If you’re doing business and collecting payments via credit card, debit card, or other e-commerce options that allow you to store and/or transmit cardholder data, you are subject to PCI DSS compliance regulations.
In an attempt to reduce credit card fraud, the Payment Card Industry Security Standards Council developed an information security standard for those with access to consumers’ transactions and card numbers. This standard continues to evolve, and is now labeled PCI DSS 2.0. While the compliance verification process isn’t formal for all organizations, they all must meet the standard to manage liability in case of credit card fraud.
Linoma Software has published a new white paper entitled PCI DSS Compliance with Managed File Transfer that reviews the requirements for PCI DSS 2.0, and explains what role implementing a managed file transfer solution can have in meeting several aspects of the regulations, especially the protection of cardholder data. Download the white paper now, and review other resources available at GoAnywhereMFT.com.
By now, most companies have gotten the message that their data – as well as the sensitive data belonging to customers and partners – needs reliable protection from unauthorized access. The ever growing regulatory environment is making it more and more painful for any company who does not take their data security seriously.
The difference between the desire to keep data secure and actually getting it done, however, has proven to be challenging, especially considering the extraordinary amount of data that is being shared among companies and their customers, health care providers, financial institutions and more as part of daily business activities.
A common approach for sharing information with partners is to deploy a FTP or SFTP server in the “public” area of the company’s network called the DMZ (demilitarized zone) where authorized users can drop off or retrieve files. Those files will often remain in the DMZ until an internal program or user copies them into the private network for processing.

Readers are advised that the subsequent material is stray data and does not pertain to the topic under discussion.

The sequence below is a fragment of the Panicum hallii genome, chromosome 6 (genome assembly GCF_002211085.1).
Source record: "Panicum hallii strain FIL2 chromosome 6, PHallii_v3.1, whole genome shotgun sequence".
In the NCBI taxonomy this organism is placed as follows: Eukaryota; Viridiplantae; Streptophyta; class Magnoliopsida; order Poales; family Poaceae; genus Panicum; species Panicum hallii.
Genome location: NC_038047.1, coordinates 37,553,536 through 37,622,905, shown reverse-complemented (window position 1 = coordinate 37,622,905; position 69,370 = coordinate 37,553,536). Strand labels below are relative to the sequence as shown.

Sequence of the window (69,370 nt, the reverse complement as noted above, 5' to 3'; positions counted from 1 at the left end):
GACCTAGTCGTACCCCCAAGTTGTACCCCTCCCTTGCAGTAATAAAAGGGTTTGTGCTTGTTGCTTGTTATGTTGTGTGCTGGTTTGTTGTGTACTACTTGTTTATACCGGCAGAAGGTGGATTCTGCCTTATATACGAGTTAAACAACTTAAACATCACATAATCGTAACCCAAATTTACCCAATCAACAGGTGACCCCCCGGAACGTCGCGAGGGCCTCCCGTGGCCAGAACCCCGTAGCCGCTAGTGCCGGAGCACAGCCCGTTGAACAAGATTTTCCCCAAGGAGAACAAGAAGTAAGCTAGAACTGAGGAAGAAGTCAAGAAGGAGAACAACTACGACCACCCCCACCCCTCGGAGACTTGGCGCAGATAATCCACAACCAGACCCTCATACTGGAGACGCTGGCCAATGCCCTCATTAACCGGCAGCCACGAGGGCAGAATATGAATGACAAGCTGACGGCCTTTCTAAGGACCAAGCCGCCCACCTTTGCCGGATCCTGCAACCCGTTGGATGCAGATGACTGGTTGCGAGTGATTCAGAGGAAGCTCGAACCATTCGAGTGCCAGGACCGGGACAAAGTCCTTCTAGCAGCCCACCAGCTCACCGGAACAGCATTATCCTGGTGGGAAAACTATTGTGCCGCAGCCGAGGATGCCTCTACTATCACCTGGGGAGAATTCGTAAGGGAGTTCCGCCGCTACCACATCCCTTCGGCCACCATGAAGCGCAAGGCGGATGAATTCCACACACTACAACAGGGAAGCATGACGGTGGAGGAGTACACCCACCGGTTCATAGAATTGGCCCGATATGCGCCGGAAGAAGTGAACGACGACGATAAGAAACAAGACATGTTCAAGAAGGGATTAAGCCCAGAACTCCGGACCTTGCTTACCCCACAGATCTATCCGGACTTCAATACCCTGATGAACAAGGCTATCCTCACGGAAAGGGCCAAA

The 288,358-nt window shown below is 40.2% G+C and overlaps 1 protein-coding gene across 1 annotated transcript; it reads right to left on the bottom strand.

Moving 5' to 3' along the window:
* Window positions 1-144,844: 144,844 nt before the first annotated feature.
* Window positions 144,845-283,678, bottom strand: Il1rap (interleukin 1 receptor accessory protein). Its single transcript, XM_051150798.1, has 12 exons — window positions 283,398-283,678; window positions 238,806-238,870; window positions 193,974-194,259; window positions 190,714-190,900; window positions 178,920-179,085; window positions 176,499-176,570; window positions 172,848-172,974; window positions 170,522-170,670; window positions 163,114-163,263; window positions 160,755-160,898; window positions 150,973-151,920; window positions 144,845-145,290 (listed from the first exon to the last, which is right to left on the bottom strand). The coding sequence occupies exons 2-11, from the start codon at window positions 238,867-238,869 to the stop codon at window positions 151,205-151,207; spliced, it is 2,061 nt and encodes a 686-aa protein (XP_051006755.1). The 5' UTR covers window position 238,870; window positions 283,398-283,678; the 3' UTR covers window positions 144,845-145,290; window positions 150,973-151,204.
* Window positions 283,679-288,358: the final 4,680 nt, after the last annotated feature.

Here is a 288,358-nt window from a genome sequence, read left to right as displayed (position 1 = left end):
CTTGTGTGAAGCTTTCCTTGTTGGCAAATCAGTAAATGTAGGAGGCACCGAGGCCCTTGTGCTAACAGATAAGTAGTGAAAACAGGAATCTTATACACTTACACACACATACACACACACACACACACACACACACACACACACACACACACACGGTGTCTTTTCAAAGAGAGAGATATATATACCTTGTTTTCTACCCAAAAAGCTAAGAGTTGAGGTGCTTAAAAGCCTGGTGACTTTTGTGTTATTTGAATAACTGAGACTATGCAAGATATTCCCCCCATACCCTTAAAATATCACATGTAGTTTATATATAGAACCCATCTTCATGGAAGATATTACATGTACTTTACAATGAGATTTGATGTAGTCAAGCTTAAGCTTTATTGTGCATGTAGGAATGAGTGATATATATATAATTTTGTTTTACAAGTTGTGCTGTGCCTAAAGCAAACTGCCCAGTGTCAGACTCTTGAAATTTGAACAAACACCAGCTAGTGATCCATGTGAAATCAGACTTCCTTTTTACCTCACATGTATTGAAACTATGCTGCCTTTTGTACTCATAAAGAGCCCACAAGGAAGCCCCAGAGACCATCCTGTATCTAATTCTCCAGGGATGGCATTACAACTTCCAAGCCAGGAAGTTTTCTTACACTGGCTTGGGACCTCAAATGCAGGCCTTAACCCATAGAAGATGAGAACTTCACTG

Industry regulators and compliance auditors are becoming increasingly alarmed at this practice of staging files in the DMZ, because even if those files are encrypted, they are more susceptible to theft by savvy hackers. Worse yet, if the company decides to move those file servers into the private network, they may unintentionally be allowing unwanted access through open inbound ports.
A solution that’s gaining in popularity is the reverse proxy DMZ gateway, which is used as a secure bridge between your trading partners and your file servers. A DMZ gateway allows you to move file servers and other public services out of the DMZ and into the private network without having to open inbound ports. Because it serves both as a reverse proxy for handling inbound traffic and a forward proxy for any outbound file transfer requests originating from inside your network, DMZ gateways keep the auditors happy and your data safe in the private network.
For more information about how a DMZ gateway works and what advantages it brings to your network security, please download our new white paper DMZ Gateways: Secret Weapons for Data Security. Then, let us know what you think!